How to turn your intentions into positive actions

How many times have you thought or even said “I really should…” in the last 24 hours?

I should have taken that job

I should get more sleep

I should have committed to less

I should…

We spend so much mental energy focusing on judging what we should have done in the past or planning what we should do in the future that we miss out on being authentic and available in the present.

Types of “shoulding”

· Past-Focus — I should have… where the primary motivation is judging

· Future-Focus — I should… where primary motivation is planning

Chronic “shoulding” is largely a first-world problem and is often driven by FOMO (Fear of Missing Out). In a recent report by ScienceDaily, Dr. Darlene McLaughlin shares that “the problem with FOMO is the individuals it impacts are looking outward instead of inward. When you’re so tuned in to the ‘other,’ or the ‘better’ (in your mind), you lose your authentic sense of self. This constant fear of missing out means you are not participating as a real person in your own world.”

The Real Impact of “Shoulding”

· Defers your happiness

· Promotes self-judgment

· Increases negative emotions like frustration, exhaustion, striving, and proving

· Constructs an obligation mindset

· Gives away your power to what you haven’t done

· Creates a life based on scarcity where you never have “enough”

And our “shoulding” is cyclical. It feeds itself as it becomes a habitual way of life unless we intentionally BREAK the CYCLE.

So instead of “shoulding” all over your life, let’s consider these four positive solutions.


1) Know Your Triggers

While there are many things that induce “shoulding,” here are some of the main motivators. Take a mental tally of the key culprits in your life that cause you to say “should.”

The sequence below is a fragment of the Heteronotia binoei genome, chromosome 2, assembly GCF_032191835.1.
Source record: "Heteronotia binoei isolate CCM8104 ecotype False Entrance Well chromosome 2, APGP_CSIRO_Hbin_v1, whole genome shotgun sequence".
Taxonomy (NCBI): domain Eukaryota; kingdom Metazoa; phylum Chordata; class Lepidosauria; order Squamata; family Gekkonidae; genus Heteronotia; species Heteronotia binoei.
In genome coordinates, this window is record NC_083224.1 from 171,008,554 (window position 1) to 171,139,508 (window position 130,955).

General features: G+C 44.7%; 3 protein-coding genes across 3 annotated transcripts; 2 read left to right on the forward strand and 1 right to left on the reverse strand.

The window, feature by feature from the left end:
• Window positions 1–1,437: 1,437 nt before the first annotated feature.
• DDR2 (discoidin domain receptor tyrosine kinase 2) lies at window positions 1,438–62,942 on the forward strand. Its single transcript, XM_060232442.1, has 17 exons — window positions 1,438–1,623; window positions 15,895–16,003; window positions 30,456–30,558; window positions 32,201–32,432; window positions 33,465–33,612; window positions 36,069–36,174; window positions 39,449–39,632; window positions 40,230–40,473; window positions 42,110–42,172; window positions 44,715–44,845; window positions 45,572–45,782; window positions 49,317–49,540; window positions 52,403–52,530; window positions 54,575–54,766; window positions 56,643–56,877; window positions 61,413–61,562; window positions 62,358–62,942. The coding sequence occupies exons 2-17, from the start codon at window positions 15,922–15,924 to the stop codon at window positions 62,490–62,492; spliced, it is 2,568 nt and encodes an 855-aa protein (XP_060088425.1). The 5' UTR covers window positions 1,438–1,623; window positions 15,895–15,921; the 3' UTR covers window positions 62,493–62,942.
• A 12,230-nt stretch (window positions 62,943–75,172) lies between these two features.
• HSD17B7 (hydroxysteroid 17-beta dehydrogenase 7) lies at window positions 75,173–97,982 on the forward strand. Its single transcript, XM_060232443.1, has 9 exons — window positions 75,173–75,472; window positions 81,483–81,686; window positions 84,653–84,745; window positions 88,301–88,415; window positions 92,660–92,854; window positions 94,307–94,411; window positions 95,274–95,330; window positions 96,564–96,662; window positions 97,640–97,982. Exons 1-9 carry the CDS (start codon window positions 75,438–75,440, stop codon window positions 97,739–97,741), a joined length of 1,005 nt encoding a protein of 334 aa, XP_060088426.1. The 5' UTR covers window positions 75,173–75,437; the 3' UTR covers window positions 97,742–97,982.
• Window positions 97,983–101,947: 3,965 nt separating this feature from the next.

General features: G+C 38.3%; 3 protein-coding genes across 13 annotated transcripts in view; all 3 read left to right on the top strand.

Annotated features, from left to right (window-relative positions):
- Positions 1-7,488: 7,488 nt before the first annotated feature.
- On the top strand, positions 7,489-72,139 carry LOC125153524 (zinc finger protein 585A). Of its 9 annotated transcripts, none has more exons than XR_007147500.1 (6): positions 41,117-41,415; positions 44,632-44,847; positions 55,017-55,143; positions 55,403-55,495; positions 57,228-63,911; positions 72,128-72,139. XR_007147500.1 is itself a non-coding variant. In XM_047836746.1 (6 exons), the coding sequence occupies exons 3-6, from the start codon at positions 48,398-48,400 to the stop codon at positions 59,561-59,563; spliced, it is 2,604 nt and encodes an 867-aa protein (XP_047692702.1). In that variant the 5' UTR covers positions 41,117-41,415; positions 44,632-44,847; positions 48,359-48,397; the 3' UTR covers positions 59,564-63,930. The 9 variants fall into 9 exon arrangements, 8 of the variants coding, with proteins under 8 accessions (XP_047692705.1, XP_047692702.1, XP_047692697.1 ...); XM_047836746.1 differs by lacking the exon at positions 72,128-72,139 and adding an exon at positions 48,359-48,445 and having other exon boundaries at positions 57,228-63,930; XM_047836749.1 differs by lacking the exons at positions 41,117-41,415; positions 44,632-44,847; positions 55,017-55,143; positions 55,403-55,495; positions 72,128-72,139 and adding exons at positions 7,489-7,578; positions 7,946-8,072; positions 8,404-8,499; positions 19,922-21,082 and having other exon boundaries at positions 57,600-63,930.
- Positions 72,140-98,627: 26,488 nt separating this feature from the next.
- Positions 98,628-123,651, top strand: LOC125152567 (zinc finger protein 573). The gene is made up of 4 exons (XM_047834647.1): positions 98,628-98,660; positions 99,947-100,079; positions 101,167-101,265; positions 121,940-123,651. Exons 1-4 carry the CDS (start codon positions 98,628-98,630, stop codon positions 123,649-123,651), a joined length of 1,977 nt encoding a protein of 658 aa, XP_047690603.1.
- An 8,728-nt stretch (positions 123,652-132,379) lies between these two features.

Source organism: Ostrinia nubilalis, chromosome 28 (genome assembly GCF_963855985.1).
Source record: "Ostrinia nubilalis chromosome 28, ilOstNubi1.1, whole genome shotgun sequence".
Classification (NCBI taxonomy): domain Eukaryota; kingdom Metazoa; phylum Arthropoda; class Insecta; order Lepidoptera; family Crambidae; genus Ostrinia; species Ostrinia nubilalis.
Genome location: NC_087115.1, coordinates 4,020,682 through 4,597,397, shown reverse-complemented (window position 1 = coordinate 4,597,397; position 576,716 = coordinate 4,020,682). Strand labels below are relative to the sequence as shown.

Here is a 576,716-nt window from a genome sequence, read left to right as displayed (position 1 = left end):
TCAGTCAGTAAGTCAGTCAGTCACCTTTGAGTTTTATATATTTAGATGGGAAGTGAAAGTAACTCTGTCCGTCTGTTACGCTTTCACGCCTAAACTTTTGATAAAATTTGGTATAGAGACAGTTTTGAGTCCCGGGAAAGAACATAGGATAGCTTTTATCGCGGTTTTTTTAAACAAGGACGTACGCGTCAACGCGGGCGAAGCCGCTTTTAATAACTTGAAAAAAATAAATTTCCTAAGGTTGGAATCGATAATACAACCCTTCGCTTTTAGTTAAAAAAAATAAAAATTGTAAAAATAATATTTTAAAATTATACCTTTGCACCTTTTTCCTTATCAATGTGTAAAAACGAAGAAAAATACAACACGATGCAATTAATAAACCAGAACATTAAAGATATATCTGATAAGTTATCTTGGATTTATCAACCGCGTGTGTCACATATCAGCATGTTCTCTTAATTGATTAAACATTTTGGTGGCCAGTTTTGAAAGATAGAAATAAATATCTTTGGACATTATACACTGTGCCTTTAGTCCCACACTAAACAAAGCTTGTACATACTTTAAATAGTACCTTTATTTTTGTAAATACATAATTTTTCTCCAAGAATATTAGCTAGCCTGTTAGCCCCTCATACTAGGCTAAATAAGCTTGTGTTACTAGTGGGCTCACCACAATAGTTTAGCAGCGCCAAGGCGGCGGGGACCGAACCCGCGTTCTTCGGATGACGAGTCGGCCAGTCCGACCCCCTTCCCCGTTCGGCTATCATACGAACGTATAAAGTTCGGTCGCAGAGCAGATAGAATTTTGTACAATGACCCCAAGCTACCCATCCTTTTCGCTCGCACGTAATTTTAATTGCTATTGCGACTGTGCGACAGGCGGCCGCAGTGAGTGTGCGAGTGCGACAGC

· Obligations

· Expectations

· Anxiety about what you’ll miss (FOMO)

· Reputation management

· Seeking approval and acceptance

2) Set Your Boundaries

What you assign urgency to is what you do. Take time to distinguish if something is truly urgent, or just feels that way. When you prioritize what is most important — not just what appears critical in the moment — you are able to set boundaries that are in line with your values. And when you have clear boundaries that define values-based intentions, the “shoulds” don’t have as much mental airtime to broadcast.

3) Create Your “Ta Da” List (not just your “To Do” list)

One of the recurring themes I heard in my Millennial Leadership Project was that many high achievers felt a strong level of frustration and even guilt when they didn’t finish everything they thought they should do. Instead of letting your “to do” list determine your success, try creating a “ta da” list at the end of each day with everything you completed and then celebrate what’s done!

4) Honor Your “Enough” Point

Don’t let the powerful “shoulds” place efficiency over sufficiency. Begin to determine what “enough” looks and feels like for you with each tasks or commitment. Before you reach your capacity, consider what your “enough” point is — the space when you can honestly say “I’m done for now” and then hit pause. Here, you’ll find a space where achievement and fulfillment can co-exist.